We advise a variety of Landlord’s and Tenant’s in respect of the technical aspects of Service Charge matters. A Service Charge is an arrangement established in many multi-occupied buildings where a Landlord controls common parts and implements repairs, maintenance and general house-keeping on behalf of all the Tenants.

Many Tenants are under an Internal Repairing Lease where they are responsible for the internal parts of their unit only and they contribute jointly to the cost of maintaining all common parts. The common parts typically include the roof, external elevations, central corridors or shopping malls and any central plant which serves the whole building. We work with a number of specialist advisors in respect of the management of a service charge and our Building Consultancy Team offers specific advice on the physical work required.


When acting for a Landlord we would often undertake a Condition Survey  of a property to establish its condition, identify backlog maintenance and provide a detailed costs report on the works needed. This is often part of an Acquisition Survey when buying a new investment.

The findings are then taken forward into the preparation of a Planned Maintenance Programme or Planned Preventative Maintenance Plan  This programme is usually for either 5 or 10 years and allows works to be planned and budgeted on a phased basis. This not only allows budgeting of expenditure, but also allows the service charge budget to be predicted over future years and avoid a dispute with the Tenants.

In some cases, Tenants could be under slightly differing Leases and each may have a different proportion to contribute. By preparing a detailed Planned Maintenance Programme alongside the service charge managed by the clients Managing Agents any shortfall works can be identified and budgeted and future conflicts avoided.


We are regularly asked by our clients to provide specific advice on individual claims made by their Landlords on items they consider unreasonable within current works and future service charge budgets. These often relate to larger capital expenditure such as roof replacement, mall refurbishment and external re-cladding. A Landlord is often able to claim for the repair and decoration of a building however they sometimes try and enhance its appearance or improve its lifespan by implementing works to a higher standard or to an improved appearance. If you receive a claim from your Landlord which is considered to be unreasonable and includes works which you think go beyond the terms of your Lease then we can help. We would review the terms of your Lease, assess whether the basis of future service charge expenditure is reasonable and if needed act on your behalf in negotiation of the works with the Landlord.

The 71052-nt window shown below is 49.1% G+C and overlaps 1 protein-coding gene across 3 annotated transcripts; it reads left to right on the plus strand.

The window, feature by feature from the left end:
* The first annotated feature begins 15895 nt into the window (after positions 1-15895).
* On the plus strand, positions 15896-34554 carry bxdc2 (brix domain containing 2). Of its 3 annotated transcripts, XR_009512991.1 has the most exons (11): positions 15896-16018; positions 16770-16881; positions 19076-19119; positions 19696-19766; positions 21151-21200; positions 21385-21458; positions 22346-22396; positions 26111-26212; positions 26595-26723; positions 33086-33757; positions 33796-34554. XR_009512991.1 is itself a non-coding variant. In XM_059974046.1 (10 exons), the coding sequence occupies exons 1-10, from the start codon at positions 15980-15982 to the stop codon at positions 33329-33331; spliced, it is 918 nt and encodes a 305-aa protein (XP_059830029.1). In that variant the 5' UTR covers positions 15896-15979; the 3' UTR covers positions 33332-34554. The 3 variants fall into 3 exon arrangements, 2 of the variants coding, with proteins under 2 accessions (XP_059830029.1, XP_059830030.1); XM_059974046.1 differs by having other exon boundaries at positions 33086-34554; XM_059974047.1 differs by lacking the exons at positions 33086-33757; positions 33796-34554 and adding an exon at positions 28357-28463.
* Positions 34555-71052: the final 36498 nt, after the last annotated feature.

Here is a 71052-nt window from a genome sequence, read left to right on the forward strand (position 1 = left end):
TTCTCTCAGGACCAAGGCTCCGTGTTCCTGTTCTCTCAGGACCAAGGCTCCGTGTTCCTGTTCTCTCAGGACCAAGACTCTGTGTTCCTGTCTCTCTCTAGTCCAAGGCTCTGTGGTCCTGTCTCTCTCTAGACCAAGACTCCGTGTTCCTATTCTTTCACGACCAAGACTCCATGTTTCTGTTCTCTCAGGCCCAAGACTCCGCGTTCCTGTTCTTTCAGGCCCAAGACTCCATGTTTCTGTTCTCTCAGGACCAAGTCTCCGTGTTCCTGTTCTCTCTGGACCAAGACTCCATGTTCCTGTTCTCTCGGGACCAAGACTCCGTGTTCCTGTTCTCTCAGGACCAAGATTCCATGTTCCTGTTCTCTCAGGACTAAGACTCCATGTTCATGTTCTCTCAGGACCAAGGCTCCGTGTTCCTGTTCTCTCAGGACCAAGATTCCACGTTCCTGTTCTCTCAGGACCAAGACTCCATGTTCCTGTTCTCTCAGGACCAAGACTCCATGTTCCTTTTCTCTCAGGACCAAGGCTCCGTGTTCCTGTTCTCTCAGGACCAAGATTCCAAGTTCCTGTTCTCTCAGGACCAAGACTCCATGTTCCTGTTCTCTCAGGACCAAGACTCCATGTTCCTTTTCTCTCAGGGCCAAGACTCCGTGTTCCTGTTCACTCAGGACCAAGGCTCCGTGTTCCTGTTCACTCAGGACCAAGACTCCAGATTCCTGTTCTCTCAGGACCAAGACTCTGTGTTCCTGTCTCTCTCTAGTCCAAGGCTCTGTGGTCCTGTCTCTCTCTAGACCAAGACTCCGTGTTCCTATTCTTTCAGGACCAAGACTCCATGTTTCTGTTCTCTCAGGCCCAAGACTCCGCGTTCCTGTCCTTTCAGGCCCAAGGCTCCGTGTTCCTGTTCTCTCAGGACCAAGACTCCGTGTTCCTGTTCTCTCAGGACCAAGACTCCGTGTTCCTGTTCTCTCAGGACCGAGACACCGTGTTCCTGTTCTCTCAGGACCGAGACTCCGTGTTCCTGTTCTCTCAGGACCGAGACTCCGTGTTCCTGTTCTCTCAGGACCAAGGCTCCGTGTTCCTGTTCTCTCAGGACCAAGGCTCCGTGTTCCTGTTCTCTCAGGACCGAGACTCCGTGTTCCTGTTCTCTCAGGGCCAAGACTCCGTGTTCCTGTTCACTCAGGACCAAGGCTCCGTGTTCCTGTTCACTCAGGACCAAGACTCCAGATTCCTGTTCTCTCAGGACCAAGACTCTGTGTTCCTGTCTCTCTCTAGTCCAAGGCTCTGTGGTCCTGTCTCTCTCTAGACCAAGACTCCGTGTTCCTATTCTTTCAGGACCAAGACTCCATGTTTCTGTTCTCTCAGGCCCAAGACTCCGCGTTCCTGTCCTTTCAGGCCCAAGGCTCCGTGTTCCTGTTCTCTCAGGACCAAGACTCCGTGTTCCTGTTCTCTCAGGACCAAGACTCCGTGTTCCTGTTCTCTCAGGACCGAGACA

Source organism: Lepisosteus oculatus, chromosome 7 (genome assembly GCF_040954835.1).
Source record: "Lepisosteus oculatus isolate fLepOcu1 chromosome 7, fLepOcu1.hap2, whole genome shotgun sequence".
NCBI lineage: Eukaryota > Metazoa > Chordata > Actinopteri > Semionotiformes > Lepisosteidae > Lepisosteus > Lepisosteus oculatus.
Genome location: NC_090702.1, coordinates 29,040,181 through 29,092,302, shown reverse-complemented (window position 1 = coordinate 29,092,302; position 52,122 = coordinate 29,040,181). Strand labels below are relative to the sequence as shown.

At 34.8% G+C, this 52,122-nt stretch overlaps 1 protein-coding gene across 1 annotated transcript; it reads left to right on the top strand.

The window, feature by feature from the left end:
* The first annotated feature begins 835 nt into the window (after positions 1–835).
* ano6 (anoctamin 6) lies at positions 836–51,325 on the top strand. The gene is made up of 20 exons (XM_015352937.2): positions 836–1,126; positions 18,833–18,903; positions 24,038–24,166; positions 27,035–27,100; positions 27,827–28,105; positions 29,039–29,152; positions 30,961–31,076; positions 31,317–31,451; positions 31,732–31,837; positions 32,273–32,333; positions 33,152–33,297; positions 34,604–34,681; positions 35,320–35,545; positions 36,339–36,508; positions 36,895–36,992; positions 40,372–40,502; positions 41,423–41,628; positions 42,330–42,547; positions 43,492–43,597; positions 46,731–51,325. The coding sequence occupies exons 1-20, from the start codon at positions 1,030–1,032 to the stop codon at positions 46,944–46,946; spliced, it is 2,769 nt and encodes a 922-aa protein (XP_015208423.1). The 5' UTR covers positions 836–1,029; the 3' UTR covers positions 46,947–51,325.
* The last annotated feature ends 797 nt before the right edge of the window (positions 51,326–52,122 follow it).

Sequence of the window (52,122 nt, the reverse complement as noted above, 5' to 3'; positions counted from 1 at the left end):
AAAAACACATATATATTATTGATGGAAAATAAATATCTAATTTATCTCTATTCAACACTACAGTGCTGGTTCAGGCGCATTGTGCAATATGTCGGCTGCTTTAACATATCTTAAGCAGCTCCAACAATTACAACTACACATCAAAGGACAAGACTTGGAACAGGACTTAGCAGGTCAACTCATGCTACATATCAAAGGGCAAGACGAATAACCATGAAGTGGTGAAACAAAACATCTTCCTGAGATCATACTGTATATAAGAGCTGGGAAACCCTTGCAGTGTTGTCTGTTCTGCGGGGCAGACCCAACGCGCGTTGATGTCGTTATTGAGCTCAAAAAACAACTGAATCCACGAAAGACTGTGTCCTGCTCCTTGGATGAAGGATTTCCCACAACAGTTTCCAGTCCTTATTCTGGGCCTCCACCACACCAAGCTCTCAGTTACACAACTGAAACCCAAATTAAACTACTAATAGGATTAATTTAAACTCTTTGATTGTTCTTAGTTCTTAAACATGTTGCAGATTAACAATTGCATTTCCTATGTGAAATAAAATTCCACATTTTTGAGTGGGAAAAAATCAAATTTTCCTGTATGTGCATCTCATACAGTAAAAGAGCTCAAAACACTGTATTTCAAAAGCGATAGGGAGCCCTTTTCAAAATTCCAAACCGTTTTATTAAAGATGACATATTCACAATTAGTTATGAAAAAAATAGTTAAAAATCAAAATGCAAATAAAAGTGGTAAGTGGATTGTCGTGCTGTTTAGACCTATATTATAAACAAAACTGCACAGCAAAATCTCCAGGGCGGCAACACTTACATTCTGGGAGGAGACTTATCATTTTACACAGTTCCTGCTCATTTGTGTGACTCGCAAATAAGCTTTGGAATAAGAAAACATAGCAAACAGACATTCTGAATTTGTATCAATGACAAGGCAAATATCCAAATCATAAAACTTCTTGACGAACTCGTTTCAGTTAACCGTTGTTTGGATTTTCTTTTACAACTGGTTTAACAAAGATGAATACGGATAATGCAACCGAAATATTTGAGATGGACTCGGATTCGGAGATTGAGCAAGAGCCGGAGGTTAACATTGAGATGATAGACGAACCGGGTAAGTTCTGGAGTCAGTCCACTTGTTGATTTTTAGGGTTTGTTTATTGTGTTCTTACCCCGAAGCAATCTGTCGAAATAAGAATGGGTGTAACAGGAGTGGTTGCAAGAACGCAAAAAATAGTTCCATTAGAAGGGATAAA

We find that many Landlords will try and plan service charge expenditure around anchor Tenants and we have successfully contested Landlords proposals to implement significant works the year before a Lease ends. A Landlord may try to improve the overall standard of the property to attract future Tenants.


The basic principal is that a Landlord cannot include service charge items within a Dilapidations claim. For example, if a Tenant was liable for the internal parts only then as part of a Terminal Dilapidations claim the Landlord could not include items for the roof which would be undertaken the following year under the service charge. We sometimes find the Landlord may include an item within a Dilapidations Claim for say 50% of the roof on the basis that they are planning to implement the work the following year.

There may however be an acceptable claim for any ongoing service charge expenditure which is on a planned basis, if the Landlord can prove a Tenant is liable for costs such as loss of rent, loss of rates etc whilst dilapidation works are being tendered or implemented. It is therefore important to consider the overall service charge when coming towards the end of a Lease to establish whether a Landlord may try and include more substantial charge works in the last year of the term and whether they would have a valid claim for planned service charge expenditure as part of their other costs.


There is a variety of guidance provided which is helpful to both Landlords and Tenants in the management of a service charge. The main documentation we would refer to is the RICS Code of Practice for service charges in commercial property, Third Edition


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